But then, panic. On June 23, they met again, at the Marriott in Cambridge, this time to negotiate the bribes required to get New England's largest Teamsters local to allow Rudder to film without union workers. That's when Hillary noticed Rudder peering across a courtyard--at a parked van. Hillary was still ballistic the next day, when he called Franchi to recount the disaster:
Hillary: "A white van . . . I've had these f---ing things on me for years. . . ."
Franchi: "Yeah, yeah, yeah."
Hillary: ". . .It had the long black window in the side. . . . You understand?"
Franchi: "But I wonder. . . . "
Hillary: "No, let me finish. . . . I look at the van again, (see) the guy in there. . . . I see like a reflection of a metal thing . . . like the sun hit it."
Hillary: ". . . I look and see the guy clicking as I'm walking. . . . He's got the camera in his hand to his f---ing eye, and he's clicking."
Franchi: " Jesus !"
Hillary: ". . . I grabbed (Rudder). I said, 'You wired, you motherf---er?' And I start shaking him. . . ."
Franchi: ". . . I f---ing schooled this guy. . . ."
Hillary: "They were clicking like . . . like I was f---ing Johnny Gotti."
It was the pivotal moment of the sting. If the Patriarca boys backed out right then, there would have been no case. They hadn't taken a penny yet.
But they decided to go on. Franchi helped with a little bluster, pledging to "fry" Rudder if he was a setup. It wasn't necessary, though. The guys simply decided that the surveillance was the usual hassle they faced--and that Rudder was legit.
The FBI had spent a great deal making sure he looked legit. Dramex investigators paid $25,000 for a script, "Love at Second Bite," hired a production consultant from New York, set up a field office in Providence and opened a David Rudder Productions headquarters in Santa Monica. The place was so convincing that unwitting actors and writers sent in resumes. The walls were covered with film posters and a head shot of George Hamilton, the tanned, amiable vampire in "Love at First Bite." The conference room had space for a dozen movie moguls, and Rudder's private office was littered with scripts. The camera was hidden in the ceiling.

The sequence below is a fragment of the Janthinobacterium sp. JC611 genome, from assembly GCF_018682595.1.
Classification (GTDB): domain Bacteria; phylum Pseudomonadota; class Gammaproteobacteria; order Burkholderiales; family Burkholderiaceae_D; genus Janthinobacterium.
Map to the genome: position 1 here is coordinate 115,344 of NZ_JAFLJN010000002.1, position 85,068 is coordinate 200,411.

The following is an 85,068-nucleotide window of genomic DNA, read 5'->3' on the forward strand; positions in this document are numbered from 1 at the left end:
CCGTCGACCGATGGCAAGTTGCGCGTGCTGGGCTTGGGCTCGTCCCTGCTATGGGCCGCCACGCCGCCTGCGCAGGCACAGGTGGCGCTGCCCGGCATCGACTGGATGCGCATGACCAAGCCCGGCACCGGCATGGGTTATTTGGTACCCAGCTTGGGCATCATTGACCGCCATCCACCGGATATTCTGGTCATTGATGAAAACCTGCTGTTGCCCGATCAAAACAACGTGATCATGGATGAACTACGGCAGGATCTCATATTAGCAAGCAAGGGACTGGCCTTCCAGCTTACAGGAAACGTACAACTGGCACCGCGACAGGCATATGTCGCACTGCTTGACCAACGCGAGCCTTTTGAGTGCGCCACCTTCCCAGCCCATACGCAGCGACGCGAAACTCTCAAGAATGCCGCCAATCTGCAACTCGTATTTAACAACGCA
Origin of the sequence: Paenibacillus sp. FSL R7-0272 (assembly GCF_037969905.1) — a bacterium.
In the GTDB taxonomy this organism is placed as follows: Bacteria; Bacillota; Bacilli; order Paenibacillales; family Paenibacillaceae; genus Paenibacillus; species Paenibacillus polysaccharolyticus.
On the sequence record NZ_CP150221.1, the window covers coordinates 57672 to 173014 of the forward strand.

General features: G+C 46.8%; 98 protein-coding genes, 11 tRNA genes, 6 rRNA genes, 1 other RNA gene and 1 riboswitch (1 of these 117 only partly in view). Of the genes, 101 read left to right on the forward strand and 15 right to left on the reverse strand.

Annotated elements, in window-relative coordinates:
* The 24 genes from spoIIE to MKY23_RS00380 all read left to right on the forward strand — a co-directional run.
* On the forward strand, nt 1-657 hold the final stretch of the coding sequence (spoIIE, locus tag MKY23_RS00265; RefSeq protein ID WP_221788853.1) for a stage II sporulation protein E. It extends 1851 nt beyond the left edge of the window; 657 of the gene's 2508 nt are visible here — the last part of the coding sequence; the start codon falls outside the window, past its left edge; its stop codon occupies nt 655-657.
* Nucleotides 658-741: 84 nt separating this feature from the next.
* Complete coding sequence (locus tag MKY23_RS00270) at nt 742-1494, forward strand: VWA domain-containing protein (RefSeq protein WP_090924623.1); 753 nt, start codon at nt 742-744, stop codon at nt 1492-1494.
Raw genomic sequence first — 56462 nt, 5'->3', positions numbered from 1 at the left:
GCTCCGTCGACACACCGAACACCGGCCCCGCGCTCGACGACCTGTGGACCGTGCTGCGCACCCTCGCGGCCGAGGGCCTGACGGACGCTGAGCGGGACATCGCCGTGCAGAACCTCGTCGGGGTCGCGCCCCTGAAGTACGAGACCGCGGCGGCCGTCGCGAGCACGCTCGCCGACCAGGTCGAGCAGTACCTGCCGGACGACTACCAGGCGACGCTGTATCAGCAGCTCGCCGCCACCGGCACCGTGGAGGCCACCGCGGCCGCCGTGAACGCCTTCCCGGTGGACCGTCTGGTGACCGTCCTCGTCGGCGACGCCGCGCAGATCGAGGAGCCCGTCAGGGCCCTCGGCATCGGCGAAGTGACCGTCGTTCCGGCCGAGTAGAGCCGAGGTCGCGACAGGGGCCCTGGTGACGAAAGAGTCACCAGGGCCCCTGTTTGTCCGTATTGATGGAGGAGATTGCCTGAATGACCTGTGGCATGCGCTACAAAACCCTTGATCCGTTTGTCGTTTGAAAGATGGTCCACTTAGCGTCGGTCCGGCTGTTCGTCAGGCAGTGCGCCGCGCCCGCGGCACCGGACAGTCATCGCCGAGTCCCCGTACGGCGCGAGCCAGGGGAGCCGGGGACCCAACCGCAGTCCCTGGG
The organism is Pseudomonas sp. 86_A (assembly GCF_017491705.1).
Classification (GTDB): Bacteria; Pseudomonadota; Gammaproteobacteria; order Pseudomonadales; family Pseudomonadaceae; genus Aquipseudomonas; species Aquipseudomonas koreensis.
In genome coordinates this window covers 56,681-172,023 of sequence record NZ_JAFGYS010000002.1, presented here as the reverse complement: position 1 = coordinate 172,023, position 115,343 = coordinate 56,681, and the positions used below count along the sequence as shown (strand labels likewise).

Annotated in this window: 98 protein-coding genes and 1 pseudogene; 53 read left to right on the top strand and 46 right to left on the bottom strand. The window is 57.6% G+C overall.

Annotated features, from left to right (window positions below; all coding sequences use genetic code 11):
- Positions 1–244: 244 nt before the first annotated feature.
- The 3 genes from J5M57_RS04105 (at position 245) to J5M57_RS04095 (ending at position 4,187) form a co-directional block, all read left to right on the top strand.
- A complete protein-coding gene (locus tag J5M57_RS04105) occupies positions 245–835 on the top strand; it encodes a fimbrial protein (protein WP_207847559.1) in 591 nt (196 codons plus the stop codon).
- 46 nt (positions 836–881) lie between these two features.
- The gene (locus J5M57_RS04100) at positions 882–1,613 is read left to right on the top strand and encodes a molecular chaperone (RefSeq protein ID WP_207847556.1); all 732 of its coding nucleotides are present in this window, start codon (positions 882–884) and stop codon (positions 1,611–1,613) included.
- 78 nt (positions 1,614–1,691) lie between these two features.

It captured Lepore getting the first $5,000 on Aug. 23, 1989, Franchi at his side. It caught Salemme Jr. taking another $5,000, boasting that his father's influence was essential, "so we never have a problem again."
The Patriarca trio raked in the bribes through June, 1990, $65,000 in all. Unlike the earlier Dramex targets, they apparently produced for their money, getting Rudder the concessions he wanted from two officials of Charlestown, Mass.-based Teamsters Local 25--which was responsible for movie projects around the area.
"Love at Second Bite" didn't get made. "We were actually prepared to produce a movie, a low-budget film, if necessary," supervising agent Patrick Marshall says. But it wasn't necessary. The evidence was in the can.
Lepore, Salemme and Hillary were told that Rudder's investors had backed out. They accepted the explanation, deciding Rudder was pulling a con all along, separating his clients from their money. They didn't seem to mind. Hillary had his cash. Salemme was working on his own film project. And Lepore--well, Rudder did produce for him.
FRANCHI HAD NEVER BEEN ABLE TO locate Linda Carol. When he called the Screen Actors Guild, she'd been in Italy, filming. She didn't have an agent because she was seeking a new one, hoping to step up from B movies. Waitressing was getting old; so were auditions where guys mostly wanted to see her bod. Her last film was "Carnal Crimes"--playing a killer's girlfriend who doesn't know he's a killer.
After Lepore appealed to Rudder for help, the FBI had no trouble finding Linda Carol--just another way to demonstrate the "producer's" clout. The feds have a name for innocents brought in to investigations: "props."
"Somebody called me. I don't know who," she recalls. "They said they were a friend of Dennis, and 'He was looking for you.' Dennis was having dinner with a producer."
She met them at L'Ermitage, one of the poshest French restaurants in town. She was wearing a slinky Italian cocktail dress. Seated across from her was the bear-like Franchi, playing the big-spending mobster. To her left sat Rudder, the FBI agent playing a producer. To her right sat Lepore, playing a classy Pacino.
Before she arrived, she told herself she was going for her career, that an actress should never turn down a meeting with a producer. Once she was there, though, she realized she'd come because of Lepore. She'd never really known him, sure. But some part of her hoped they could be alone. That, just once more, he'd tell her she was special. And that just once more, he'd raise a glass in what had become his favorite toast, "Cheers to my lady."